Charter Schools – Trading regulation for accountability

Charter schools are tuition-free public schools that are subject to less regulation but are potentially held to a higher standard of accountability than most other public schools. Still public in nature, charter schools must be open to all students and meet state standards, but enjoy more freedom in their use of public funds in areas such as teacher hires and learning material purchases.

This innovative form of public education has gained broad political support over the last 10 years. In 1991 there was only one charter school in the country; today there are more than 2,300 charter schools serving over 575,000 students. Formed with the permission of the relevant school boards and state legislatures, charter schools can be converted public or private schools or started from scratch. Ten percent to 20 percent are run by for-profit companies.

Supporters praise the options that charter schools give to families and hope that the freedom from bureaucratic micromanagement will allow these schools to innovate and concentrate on producing results rather than following procedures. Most charter schools are still in their infancy, but results to date have been mixed. RAND Corporation’s recent report Rhetoric Versus Reality concluded, “None of the studies suggests that charter-school achievement outcomes are dramatically better or worse on average than those of conventional public schools.”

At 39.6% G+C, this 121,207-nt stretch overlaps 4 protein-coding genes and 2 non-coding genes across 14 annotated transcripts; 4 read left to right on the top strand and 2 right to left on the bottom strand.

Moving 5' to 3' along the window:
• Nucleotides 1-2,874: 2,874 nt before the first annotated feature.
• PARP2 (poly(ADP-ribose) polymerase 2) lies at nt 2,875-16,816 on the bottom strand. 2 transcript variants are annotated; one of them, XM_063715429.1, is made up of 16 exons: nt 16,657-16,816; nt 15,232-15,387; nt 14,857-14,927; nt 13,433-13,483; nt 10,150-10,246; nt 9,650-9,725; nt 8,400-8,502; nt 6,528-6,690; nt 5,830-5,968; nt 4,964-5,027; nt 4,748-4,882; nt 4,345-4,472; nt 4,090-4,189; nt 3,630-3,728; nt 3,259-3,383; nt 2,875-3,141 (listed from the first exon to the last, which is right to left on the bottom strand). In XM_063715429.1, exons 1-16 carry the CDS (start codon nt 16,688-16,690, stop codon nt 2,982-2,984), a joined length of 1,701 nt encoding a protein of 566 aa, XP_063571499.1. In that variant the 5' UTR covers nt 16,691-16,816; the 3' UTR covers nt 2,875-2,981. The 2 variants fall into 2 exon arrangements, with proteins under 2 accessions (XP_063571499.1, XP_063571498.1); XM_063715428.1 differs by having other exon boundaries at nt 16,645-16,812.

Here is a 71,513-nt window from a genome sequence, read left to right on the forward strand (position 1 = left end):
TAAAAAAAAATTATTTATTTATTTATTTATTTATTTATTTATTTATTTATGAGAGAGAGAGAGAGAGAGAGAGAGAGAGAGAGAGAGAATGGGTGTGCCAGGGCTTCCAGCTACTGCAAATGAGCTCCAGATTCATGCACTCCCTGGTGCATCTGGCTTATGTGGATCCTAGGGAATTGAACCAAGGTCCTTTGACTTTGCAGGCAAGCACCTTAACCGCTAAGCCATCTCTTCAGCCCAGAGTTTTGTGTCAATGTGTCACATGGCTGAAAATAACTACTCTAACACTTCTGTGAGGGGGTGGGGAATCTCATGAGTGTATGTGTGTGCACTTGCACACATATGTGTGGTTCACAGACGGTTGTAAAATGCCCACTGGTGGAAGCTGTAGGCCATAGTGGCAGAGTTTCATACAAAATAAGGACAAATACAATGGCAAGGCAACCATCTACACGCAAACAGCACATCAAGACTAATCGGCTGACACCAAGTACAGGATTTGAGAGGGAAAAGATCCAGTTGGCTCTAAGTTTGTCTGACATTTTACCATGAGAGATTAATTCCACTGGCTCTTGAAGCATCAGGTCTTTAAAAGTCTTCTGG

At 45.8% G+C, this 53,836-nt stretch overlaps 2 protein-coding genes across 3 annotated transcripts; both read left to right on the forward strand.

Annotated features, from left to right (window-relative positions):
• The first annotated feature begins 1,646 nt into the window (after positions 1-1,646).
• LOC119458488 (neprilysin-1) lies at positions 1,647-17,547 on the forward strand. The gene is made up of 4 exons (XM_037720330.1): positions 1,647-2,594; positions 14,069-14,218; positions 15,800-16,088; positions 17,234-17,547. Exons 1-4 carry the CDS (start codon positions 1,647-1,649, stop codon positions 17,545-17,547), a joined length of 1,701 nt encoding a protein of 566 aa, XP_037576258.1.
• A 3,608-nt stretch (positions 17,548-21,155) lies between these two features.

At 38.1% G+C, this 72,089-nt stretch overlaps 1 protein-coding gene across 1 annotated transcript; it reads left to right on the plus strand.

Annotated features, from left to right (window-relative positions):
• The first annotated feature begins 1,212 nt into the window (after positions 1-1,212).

Open-enrollment policies – real choice … sometimes

Perhaps the purest mechanism for providing families with educational choices is simply allowing parents and students to choose their school. These open-enrollment policies allow students to enroll at any school in a given district or sometimes even across districts.

Unfortunately, there are two frequent problems with this approach. First, most policies allow movement only to schools with extra space, which in many areas does not exist.

The second difficulty involves transportation. Frequently, students must find their own transportation to the new school, which all too often keeps disadvantaged students in their failing schools while more privileged students go elsewhere.

When a community tries to provide transportation, it is quite costly: Pinellas County, Fla., plans to spend $7.5 million to $8.9 million for school choice transportation this year. In short, while open-enrollment practices seem to provide choice within the framework of traditional public schools, they do not necessarily improve educational settings for disadvantaged students.

Transportation Costs Under No Child Left Behind